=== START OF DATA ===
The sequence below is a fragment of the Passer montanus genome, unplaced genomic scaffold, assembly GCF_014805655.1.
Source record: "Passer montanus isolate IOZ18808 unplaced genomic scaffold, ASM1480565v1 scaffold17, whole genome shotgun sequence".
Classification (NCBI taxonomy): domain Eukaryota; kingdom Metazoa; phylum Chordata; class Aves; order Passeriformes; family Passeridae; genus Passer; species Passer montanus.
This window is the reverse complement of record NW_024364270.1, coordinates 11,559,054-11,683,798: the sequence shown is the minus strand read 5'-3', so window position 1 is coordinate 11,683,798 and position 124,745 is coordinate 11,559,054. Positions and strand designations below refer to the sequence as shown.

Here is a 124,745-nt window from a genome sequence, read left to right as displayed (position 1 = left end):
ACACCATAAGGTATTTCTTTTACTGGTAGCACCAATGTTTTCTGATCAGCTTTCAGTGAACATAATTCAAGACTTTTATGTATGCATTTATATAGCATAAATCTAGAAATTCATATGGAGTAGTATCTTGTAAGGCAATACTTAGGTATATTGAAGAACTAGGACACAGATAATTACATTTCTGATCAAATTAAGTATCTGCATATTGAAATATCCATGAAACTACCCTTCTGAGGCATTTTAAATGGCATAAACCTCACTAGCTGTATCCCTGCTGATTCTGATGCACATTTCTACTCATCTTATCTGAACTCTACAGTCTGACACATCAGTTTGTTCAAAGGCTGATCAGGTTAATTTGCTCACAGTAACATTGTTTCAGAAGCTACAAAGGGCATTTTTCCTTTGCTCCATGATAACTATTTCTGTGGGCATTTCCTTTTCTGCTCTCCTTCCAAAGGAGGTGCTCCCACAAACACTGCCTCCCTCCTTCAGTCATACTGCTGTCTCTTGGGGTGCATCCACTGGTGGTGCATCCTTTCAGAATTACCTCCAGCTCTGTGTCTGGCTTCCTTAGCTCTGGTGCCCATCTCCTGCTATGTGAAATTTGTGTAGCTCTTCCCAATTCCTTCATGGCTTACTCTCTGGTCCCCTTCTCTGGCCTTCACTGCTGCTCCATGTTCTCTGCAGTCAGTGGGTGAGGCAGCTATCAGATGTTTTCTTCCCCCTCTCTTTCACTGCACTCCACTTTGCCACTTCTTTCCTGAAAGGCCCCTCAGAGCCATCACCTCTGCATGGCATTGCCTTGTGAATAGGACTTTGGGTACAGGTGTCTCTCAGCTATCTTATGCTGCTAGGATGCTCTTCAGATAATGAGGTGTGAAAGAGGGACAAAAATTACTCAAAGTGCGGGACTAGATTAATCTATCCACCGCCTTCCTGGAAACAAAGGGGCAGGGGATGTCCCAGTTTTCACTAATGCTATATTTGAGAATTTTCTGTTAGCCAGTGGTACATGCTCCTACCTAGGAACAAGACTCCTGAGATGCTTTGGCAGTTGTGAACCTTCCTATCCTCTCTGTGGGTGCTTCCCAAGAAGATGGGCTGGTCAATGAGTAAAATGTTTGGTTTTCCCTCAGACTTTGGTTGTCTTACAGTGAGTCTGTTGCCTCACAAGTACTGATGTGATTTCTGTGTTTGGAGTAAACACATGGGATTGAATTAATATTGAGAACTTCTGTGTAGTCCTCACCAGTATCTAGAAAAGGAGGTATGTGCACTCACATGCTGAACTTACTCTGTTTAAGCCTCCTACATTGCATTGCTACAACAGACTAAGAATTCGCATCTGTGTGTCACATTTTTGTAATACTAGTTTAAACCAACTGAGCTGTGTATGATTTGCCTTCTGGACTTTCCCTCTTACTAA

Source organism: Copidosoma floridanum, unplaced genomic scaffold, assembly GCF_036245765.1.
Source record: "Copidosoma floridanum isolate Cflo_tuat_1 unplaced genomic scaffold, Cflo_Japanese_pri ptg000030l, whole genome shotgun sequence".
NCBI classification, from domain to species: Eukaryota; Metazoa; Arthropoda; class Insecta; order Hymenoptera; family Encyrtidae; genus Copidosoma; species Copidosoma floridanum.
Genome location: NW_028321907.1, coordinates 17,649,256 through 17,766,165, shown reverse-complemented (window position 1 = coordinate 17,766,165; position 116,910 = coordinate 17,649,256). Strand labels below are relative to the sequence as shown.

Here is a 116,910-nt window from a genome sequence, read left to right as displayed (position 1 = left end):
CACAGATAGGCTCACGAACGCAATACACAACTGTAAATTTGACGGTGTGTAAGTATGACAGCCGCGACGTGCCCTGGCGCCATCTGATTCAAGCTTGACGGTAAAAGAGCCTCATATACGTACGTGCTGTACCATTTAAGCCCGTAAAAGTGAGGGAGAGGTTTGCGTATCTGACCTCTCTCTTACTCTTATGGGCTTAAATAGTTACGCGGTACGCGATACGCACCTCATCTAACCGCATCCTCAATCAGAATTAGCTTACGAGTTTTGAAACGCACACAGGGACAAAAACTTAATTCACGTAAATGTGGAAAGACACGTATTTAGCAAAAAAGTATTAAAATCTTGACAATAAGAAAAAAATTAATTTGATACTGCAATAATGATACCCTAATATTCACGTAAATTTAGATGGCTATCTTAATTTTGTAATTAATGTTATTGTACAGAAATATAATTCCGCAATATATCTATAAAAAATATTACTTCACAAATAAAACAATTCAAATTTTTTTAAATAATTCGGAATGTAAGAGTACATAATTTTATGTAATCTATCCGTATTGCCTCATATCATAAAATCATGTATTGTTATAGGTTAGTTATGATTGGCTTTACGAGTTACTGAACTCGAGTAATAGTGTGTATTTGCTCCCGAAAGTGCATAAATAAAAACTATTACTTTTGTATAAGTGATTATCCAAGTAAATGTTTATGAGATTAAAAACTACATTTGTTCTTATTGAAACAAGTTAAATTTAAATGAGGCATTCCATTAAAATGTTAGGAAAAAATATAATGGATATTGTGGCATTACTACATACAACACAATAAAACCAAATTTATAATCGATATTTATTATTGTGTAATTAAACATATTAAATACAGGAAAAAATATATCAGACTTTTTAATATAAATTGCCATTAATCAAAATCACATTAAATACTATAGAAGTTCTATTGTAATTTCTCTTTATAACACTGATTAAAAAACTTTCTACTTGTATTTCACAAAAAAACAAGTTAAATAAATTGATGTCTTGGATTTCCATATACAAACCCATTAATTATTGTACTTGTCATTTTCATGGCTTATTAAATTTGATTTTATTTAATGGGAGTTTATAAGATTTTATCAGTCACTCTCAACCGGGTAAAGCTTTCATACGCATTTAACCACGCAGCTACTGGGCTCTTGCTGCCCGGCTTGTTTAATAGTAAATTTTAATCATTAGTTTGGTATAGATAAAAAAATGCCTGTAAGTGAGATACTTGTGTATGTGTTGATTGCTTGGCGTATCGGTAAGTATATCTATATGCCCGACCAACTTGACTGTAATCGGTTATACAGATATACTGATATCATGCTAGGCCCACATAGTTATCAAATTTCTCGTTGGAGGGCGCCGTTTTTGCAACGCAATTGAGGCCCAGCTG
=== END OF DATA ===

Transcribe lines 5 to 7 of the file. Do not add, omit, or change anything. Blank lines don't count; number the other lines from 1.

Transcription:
Here is a 124,745-nt window from a genome sequence, read left to right as displayed (position 1 = left end):
ACACCATAAGGTATTTCTTTTACTGGTAGCACCAATGTTTTCTGATCAGCTTTCAGTGAACATAATTCAAGACTTTTATGTATGCATTTATATAGCATAAATCTAGAAATTCATATGGAGTAGTATCTTGTAAGGCAATACTTAGGTATATTGAAGAACTAGGACACAGATAATTACATTTCTGATCAAATTAAGTATCTGCATATTGAAATATCCATGAAACTACCCTTCTGAGGCATTTTAAATGGCATAAACCTCACTAGCTGTATCCCTGCTGATTCTGATGCACATTTCTACTCATCTTATCTGAACTCTACAGTCTGACACATCAGTTTGTTCAAAGGCTGATCAGGTTAATTTGCTCACAGTAACATTGTTTCAGAAGCTACAAAGGGCATTTTTCCTTTGCTCCATGATAACTATTTCTGTGGGCATTTCCTTTTCTGCTCTCCTTCCAAAGGAGGTGCTCCCACAAACACTGCCTCCCTCCTTCAGTCATACTGCTGTCTCTTGGGGTGCATCCACTGGTGGTGCATCCTTTCAGAATTACCTCCAGCTCTGTGTCTGGCTTCCTTAGCTCTGGTGCCCATCTCCTGCTATGTGAAATTTGTGTAGCTCTTCCCAATTCCTTCATGGCTTACTCTCTGGTCCCCTTCTCTGGCCTTCACTGCTGCTCCATGTTCTCTGCAGTCAGTGGGTGAGGCAGCTATCAGATGTTTTCTTCCCCCTCTCTTTCACTGCACTCCACTTTGCCACTTCTTTCCTGAAAGGCCCCTCAGAGCCATCACCTCTGCATGGCATTGCCTTGTGAATAGGACTTTGGGTACAGGTGTCTCTCAGCTATCTTATGCTGCTAGGATGCTCTTCAGATAATGAGGTGTGAAAGAGGGACAAAAATTACTCAAAGTGCGGGACTAGATTAATCTATCCACCGCCTTCCTGGAAACAAAGGGGCAGGGGATGTCCCAGTTTTCACTAATGCTATATTTGAGAATTTTCTGTTAGCCAGTGGTACATGCTCCTACCTAGGAACAAGACTCCTGAGATGCTTTGGCAGTTGTGAACCTTCCTATCCTCTCTGTGGGTGCTTCCCAAGAAGATGGGCTGGTCAATGAGTAAAATGTTTGGTTTTCCCTCAGACTTTGGTTGTCTTACAGTGAGTCTGTTGCCTCACAAGTACTGATGTGATTTCTGTGTTTGGAGTAAACACATGGGATTGAATTAATATTGAGAACTTCTGTGTAGTCCTCACCAGTATCTAGAAAAGGAGGTATGTGCACTCACATGCTGAACTTACTCTGTTTAAGCCTCCTACATTGCATTGCTACAACAGACTAAGAATTCGCATCTGTGTGTCACATTTTTGTAATACTAGTTTAAACCAACTGAGCTGTGTATGATTTGCCTTCTGGACTTTCCCTCTTACTAA

Source organism: Copidosoma floridanum, unplaced genomic scaffold, assembly GCF_036245765.1.